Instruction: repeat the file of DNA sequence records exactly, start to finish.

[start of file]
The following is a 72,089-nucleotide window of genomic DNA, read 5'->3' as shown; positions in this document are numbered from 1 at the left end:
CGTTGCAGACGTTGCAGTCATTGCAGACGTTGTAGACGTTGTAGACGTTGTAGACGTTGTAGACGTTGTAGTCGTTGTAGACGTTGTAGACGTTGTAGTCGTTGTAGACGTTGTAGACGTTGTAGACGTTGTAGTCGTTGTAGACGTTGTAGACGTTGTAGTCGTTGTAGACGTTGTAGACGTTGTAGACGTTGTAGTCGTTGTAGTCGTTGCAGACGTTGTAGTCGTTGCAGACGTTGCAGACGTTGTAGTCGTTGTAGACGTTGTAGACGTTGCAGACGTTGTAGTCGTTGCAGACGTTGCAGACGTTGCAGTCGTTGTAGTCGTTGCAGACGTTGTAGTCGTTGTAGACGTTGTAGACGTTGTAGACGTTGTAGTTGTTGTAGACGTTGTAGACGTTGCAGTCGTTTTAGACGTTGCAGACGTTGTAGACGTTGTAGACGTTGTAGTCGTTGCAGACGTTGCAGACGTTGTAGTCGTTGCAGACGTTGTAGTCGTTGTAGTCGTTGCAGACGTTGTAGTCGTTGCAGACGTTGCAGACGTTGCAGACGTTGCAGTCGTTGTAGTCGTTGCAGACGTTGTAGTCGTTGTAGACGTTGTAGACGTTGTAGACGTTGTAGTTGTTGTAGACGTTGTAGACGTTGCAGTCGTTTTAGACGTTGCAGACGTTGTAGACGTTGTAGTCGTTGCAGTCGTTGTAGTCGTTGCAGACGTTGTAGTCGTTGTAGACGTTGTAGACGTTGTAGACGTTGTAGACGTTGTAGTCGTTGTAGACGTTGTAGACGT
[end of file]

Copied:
The following is a 72,089-nucleotide window of genomic DNA, read 5'->3' as shown; positions in this document are numbered from 1 at the left end:
CGTTGCAGACGTTGCAGTCATTGCAGACGTTGTAGACGTTGTAGACGTTGTAGACGTTGTAGACGTTGTAGTCGTTGTAGACGTTGTAGACGTTGTAGTCGTTGTAGACGTTGTAGACGTTGTAGACGTTGTAGTCGTTGTAGACGTTGTAGACGTTGTAGTCGTTGTAGACGTTGTAGACGTTGTAGACGTTGTAGTCGTTGTAGTCGTTGCAGACGTTGTAGTCGTTGCAGACGTTGCAGACGTTGTAGTCGTTGTAGACGTTGTAGACGTTGCAGACGTTGTAGTCGTTGCAGACGTTGCAGACGTTGCAGTCGTTGTAGTCGTTGCAGACGTTGTAGTCGTTGTAGACGTTGTAGACGTTGTAGACGTTGTAGTTGTTGTAGACGTTGTAGACGTTGCAGTCGTTTTAGACGTTGCAGACGTTGTAGACGTTGTAGACGTTGTAGTCGTTGCAGACGTTGCAGACGTTGTAGTCGTTGCAGACGTTGTAGTCGTTGTAGTCGTTGCAGACGTTGTAGTCGTTGCAGACGTTGCAGACGTTGCAGACGTTGCAGTCGTTGTAGTCGTTGCAGACGTTGTAGTCGTTGTAGACGTTGTAGACGTTGTAGACGTTGTAGTTGTTGTAGACGTTGTAGACGTTGCAGTCGTTTTAGACGTTGCAGACGTTGTAGACGTTGTAGTCGTTGCAGTCGTTGTAGTCGTTGCAGACGTTGTAGTCGTTGTAGACGTTGTAGACGTTGTAGACGTTGTAGACGTTGTAGTCGTTGTAGACGTTGTAGACGT